Apple Picking is Good for the Soul: Part 3 – Apple Butter
My grandmother used to make my sister and I “sandwiches” of cream cheese and apple butter on what our friend Laura called “tissue bread” – wonder bread. Not only was it wonder bread, but she cut off the crusts for us – how decadent! I’m not big on wonder bread, but I did love those sammiches (they’re one of my fondest memories of my grandmother), so I have a serious soft spot for apple butter.
When I had the overabundance of apples recently, I decided that along with applesauce and apple crisp, I should probably try making apple butter. I didn’t have a go-to recipe, because I’ve never made it before, but I thought I’d try out an old reliable – Joy of Cooking. (In retrospect, this was a mistake. I love cookbooks, but sometimes a recipe with comments and ratings is more reliable. But how was I to know?) **Please see the note with the recipe – this might not have been such a mistake if I’d actually read the recipe correctly… I’m going to put this one down to half Purple-fail and half Joy-of-Cooking formatting fail.
I have a confession. We actually ran out of apples. I waited so long to get to the apple butter that we took the rest of the apples for lunches, two at a time, until there was only one tiny apple left. So I had to go to the store and buy more (horrors!). But they’re still local! And this time I got more variety! (Which, again, might have been a mistake?)
Once I had my apples firmly in hand, and a conveniently free afternoon, I finally got around to cooking my applesauce. Here I am very prepared (two kinds of sugar!) with my recipe and everything. You can’t see it, but on the side I actually had my iPad with Try It or Buy It’s apple butter recipe up, too, for comparison.
What threw me off about that one was the overnight crock-potting. I had big plans to have apple butter for dinner, and ya know, go to work in the morning, so overnight cooking wasn’t really an option. So, in true Purple Tradition, I decided to not follow the directions for either recipe, and kinda make things up as I went. (This turned into a theme for the evening – see my post about Ham Rolls!)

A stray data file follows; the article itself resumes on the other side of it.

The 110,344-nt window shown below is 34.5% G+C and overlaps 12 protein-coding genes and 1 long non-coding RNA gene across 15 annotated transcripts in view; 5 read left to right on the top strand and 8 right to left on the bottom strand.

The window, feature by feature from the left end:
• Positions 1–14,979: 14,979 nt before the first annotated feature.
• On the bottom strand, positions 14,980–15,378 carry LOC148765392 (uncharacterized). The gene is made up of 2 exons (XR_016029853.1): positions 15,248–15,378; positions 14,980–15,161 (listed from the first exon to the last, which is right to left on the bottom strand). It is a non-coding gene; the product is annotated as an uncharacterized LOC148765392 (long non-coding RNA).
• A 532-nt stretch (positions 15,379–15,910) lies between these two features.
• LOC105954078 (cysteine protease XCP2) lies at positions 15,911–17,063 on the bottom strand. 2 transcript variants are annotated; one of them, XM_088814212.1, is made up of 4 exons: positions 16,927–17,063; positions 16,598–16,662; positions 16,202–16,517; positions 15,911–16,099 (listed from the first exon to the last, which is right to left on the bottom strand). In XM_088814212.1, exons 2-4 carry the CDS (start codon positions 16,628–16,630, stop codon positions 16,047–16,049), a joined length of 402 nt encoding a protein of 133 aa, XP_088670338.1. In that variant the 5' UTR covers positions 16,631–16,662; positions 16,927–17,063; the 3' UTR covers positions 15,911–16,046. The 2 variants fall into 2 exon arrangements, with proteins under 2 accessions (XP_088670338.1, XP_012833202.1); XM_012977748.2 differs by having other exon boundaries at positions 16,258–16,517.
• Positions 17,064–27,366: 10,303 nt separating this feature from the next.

Okay, so I had the apples. I had my cider vinegar and lemon juice. (The recipe called for TWO CUPS of water or cider vinegar. TWO CUPS!!! I should have known right then and there… I cut it down to 1 1/2 cups of vinegar and 1/2 cup of water – I should have reversed that, or skipped the vinegar entirely.)
The recipe called for just coring and chopping, and then pushing through a sieve. Since I knew I was going to use my immersion blender instead, I peeled the apples as well. (I’ve since learned that the internet has very strong feelings about this. Some people think that without a sieve, you don’t get the “butter” texture. Other people think the metal blades on a blender change the flavor of the apple butter. I think these people are over-thinking things.)
Here’s where things got a little fishier. I knew I had to run out a few times while this was going on, and since you should never, ever, ever leave the stove on when you leave the house, especially if you have curious kitty cats, I decided to do the softening part in the crock pot after all. Which turned out just fine, and 1 1/2 hours later when they were soft and I was home to stay, I poured the whole thing into my trusty red Le Creuset pot and got to it. But yeah, so much for following the recipe…
Once we were all settled on the stove, I added my spices and sugar. Here’s the second place I should have mistrusted the recipe: it only called for 1/2 cup of sugar. Apple butter, in my opinion, should be very thick and very sweet. That’s what distinguishes it from applesauce. One 1/2 cup of sugar just isn’t going to cut it. But, I was trying to be good, and trying to pretend that I wanted to use less sugar. Plus, that’s what the recipe said, right? (Or did it… See the notes with the recipe!)